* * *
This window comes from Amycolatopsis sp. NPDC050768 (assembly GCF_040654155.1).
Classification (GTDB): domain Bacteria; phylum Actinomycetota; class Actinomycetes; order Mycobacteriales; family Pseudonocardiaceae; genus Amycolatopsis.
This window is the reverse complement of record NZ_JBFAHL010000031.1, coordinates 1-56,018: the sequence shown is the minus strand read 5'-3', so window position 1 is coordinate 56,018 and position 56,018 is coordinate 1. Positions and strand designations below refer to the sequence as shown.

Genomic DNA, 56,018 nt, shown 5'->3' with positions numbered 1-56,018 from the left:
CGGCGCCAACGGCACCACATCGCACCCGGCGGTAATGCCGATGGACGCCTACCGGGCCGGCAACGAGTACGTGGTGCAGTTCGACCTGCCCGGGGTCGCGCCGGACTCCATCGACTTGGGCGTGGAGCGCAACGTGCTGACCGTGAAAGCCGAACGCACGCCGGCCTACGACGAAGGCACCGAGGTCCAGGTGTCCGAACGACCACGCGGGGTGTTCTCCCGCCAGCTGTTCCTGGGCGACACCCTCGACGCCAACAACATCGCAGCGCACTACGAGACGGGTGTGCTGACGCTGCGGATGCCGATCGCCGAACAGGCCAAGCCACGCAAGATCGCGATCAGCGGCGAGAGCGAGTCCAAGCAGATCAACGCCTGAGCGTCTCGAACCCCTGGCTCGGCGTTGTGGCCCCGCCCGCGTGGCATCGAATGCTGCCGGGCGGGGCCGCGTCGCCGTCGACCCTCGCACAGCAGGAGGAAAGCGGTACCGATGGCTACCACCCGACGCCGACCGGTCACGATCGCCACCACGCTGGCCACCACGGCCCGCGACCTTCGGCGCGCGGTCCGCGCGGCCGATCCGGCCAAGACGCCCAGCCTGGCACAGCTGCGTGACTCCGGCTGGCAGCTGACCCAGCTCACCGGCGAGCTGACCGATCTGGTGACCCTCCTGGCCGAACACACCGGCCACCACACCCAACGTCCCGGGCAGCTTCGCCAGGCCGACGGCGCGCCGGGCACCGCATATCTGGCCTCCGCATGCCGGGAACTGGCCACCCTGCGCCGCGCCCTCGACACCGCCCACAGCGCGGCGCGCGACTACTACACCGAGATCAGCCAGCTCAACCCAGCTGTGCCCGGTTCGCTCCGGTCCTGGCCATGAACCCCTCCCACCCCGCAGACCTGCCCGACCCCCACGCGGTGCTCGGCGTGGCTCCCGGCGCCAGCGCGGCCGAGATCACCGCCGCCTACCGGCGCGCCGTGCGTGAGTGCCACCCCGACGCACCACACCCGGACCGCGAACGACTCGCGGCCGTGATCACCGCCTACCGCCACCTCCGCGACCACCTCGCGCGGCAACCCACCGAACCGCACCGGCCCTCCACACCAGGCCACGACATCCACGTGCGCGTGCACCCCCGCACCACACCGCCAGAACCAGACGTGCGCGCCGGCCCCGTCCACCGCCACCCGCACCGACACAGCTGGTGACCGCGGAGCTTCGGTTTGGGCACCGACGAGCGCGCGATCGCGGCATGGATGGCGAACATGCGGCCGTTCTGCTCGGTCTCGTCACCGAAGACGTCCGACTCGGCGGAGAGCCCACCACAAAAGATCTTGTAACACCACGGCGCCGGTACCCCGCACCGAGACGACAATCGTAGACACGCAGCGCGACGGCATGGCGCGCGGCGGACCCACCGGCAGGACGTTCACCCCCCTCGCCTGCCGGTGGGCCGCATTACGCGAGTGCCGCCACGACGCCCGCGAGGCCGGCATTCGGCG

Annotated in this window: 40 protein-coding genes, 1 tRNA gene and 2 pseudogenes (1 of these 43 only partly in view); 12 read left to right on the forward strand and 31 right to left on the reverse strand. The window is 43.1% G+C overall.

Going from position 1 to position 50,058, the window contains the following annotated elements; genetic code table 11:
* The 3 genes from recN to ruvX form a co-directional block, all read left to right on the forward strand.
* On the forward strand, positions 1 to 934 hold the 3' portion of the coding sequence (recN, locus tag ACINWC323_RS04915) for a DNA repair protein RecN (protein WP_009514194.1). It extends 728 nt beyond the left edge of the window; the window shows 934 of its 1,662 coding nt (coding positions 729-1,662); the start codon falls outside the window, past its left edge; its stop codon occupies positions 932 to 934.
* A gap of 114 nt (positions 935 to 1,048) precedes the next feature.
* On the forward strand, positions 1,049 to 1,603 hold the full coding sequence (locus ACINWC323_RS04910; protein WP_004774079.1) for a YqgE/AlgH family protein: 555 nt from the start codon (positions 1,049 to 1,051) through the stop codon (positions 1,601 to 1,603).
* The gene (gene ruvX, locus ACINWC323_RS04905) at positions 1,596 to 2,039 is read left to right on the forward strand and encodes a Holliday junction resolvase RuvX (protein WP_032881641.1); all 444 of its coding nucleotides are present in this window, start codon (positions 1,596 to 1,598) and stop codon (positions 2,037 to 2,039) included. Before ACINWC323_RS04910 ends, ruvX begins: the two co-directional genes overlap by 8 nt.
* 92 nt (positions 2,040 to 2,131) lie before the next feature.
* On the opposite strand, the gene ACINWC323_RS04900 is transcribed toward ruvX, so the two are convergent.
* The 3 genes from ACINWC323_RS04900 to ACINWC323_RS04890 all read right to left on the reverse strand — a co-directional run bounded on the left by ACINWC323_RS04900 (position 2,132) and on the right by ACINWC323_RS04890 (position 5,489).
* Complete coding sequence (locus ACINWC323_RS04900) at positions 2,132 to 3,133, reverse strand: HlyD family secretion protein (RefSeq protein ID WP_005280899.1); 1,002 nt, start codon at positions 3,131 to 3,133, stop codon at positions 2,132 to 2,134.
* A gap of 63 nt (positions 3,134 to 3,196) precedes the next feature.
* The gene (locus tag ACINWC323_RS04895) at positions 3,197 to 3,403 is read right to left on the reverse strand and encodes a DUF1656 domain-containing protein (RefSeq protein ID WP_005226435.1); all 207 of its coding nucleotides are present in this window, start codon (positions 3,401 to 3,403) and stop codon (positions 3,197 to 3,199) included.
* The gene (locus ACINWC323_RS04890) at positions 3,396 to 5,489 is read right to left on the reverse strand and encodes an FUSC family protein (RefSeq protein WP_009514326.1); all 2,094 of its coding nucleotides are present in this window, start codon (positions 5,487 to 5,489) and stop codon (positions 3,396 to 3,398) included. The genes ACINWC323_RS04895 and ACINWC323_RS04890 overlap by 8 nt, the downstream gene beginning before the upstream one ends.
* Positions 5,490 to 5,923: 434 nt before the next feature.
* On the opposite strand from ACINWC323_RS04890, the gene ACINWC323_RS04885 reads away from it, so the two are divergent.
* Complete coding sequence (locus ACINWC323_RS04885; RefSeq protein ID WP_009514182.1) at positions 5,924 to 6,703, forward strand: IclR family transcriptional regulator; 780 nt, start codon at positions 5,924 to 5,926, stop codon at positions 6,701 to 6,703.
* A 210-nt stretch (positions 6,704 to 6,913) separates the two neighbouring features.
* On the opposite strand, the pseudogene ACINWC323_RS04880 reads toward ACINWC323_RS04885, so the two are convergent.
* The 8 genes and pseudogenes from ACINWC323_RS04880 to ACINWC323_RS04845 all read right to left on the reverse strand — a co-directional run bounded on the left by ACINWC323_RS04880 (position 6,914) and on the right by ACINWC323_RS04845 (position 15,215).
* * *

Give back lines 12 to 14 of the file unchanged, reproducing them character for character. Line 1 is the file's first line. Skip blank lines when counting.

* The gene (gene ruvX, locus ACINWC323_RS04905) at positions 1,596 to 2,039 is read left to right on the forward strand and encodes a Holliday junction resolvase RuvX (protein WP_032881641.1); all 444 of its coding nucleotides are present in this window, start codon (positions 1,596 to 1,598) and stop codon (positions 2,037 to 2,039) included. Before ACINWC323_RS04910 ends, ruvX begins: the two co-directional genes overlap by 8 nt.
* 92 nt (positions 2,040 to 2,131) lie before the next feature.
* On the opposite strand, the gene ACINWC323_RS04900 is transcribed toward ruvX, so the two are convergent.